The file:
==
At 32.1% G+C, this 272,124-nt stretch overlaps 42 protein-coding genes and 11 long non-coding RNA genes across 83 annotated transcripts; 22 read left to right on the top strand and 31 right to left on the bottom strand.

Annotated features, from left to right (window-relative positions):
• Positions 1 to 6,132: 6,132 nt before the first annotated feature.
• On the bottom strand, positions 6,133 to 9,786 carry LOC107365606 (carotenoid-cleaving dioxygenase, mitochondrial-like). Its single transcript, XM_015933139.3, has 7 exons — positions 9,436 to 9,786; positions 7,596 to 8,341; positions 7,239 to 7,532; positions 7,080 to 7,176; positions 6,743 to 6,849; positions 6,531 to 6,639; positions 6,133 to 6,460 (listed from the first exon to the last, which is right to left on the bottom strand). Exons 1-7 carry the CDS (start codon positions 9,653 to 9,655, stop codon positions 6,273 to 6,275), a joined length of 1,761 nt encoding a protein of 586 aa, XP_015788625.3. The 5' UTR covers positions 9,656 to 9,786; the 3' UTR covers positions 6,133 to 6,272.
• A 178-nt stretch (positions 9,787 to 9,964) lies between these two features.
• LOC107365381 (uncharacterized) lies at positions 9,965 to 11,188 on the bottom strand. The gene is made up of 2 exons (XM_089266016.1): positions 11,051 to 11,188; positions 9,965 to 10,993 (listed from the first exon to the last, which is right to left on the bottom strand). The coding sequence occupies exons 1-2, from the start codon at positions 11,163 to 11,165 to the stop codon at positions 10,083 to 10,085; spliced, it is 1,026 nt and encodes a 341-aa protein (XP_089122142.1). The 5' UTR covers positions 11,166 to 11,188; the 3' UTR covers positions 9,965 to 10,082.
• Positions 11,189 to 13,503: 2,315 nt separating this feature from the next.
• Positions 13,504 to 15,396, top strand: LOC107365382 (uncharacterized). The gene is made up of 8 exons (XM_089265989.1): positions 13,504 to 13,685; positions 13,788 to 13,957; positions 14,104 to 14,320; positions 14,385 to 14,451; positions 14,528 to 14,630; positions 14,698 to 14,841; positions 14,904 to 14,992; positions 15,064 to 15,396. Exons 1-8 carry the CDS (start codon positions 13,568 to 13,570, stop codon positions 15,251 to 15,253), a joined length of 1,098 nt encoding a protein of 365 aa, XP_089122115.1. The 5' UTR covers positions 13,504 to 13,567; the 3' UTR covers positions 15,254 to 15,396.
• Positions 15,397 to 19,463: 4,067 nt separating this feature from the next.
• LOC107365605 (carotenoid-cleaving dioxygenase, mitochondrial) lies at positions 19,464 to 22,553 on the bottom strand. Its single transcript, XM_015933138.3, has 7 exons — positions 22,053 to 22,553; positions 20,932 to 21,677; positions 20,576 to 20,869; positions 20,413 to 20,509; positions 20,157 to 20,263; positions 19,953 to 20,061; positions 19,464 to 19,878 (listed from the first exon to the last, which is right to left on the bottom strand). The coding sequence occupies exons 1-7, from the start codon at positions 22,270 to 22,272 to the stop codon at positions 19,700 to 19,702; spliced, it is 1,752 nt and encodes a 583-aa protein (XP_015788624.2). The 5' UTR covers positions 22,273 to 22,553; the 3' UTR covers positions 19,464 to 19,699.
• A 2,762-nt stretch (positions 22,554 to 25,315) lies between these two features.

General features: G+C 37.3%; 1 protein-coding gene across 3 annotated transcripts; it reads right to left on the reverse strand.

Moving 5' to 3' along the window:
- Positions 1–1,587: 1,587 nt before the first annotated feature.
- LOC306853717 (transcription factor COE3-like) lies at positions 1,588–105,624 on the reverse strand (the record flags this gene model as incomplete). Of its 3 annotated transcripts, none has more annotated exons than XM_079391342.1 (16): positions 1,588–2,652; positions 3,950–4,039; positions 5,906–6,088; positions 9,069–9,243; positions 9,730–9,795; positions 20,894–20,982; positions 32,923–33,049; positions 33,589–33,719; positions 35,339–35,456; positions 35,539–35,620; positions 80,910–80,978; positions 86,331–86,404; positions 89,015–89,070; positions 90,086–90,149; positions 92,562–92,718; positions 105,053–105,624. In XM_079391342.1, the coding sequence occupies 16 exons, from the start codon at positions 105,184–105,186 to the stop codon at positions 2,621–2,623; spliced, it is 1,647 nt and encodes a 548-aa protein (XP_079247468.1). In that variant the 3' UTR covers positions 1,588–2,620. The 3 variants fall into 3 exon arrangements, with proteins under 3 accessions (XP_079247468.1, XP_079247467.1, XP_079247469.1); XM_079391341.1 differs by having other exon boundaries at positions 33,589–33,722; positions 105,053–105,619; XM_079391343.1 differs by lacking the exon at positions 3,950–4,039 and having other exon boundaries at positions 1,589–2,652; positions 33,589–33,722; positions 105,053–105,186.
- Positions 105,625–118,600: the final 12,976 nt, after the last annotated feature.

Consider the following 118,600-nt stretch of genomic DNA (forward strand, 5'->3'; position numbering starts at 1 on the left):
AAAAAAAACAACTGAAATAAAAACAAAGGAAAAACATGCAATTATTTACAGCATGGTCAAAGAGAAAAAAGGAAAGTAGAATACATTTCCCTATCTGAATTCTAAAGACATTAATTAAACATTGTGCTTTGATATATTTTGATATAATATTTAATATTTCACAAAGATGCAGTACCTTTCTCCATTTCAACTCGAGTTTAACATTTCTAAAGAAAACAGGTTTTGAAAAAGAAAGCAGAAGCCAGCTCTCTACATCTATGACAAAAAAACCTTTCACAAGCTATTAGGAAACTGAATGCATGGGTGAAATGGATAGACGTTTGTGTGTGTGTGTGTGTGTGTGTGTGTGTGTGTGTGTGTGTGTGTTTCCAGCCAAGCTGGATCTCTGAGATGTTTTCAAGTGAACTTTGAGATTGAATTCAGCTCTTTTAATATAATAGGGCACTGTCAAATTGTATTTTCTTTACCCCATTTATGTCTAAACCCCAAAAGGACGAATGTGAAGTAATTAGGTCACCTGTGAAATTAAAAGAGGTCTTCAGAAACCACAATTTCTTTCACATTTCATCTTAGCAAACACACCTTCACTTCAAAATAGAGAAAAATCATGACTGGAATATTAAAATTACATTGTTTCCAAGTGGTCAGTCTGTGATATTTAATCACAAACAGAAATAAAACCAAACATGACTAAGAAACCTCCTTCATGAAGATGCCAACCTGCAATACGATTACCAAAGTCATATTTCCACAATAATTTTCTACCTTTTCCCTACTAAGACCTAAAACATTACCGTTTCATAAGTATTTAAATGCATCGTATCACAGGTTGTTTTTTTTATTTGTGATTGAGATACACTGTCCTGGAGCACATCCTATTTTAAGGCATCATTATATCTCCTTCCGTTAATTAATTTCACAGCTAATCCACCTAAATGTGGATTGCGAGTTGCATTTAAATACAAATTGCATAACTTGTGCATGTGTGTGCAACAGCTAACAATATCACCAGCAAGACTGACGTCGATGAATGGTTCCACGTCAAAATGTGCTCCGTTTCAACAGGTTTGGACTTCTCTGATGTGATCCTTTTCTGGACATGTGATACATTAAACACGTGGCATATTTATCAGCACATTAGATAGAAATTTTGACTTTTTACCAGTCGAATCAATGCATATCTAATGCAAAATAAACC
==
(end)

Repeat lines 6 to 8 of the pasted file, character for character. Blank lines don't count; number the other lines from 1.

• LOC107365381 (uncharacterized) lies at positions 9,965 to 11,188 on the bottom strand. The gene is made up of 2 exons (XM_089266016.1): positions 11,051 to 11,188; positions 9,965 to 10,993 (listed from the first exon to the last, which is right to left on the bottom strand). The coding sequence occupies exons 1-2, from the start codon at positions 11,163 to 11,165 to the stop codon at positions 10,083 to 10,085; spliced, it is 1,026 nt and encodes a 341-aa protein (XP_089122142.1). The 5' UTR covers positions 11,166 to 11,188; the 3' UTR covers positions 9,965 to 10,082.
• Positions 11,189 to 13,503: 2,315 nt separating this feature from the next.
• Positions 13,504 to 15,396, top strand: LOC107365382 (uncharacterized). The gene is made up of 8 exons (XM_089265989.1): positions 13,504 to 13,685; positions 13,788 to 13,957; positions 14,104 to 14,320; positions 14,385 to 14,451; positions 14,528 to 14,630; positions 14,698 to 14,841; positions 14,904 to 14,992; positions 15,064 to 15,396. Exons 1-8 carry the CDS (start codon positions 13,568 to 13,570, stop codon positions 15,251 to 15,253), a joined length of 1,098 nt encoding a protein of 365 aa, XP_089122115.1. The 5' UTR covers positions 13,504 to 13,567; the 3' UTR covers positions 15,254 to 15,396.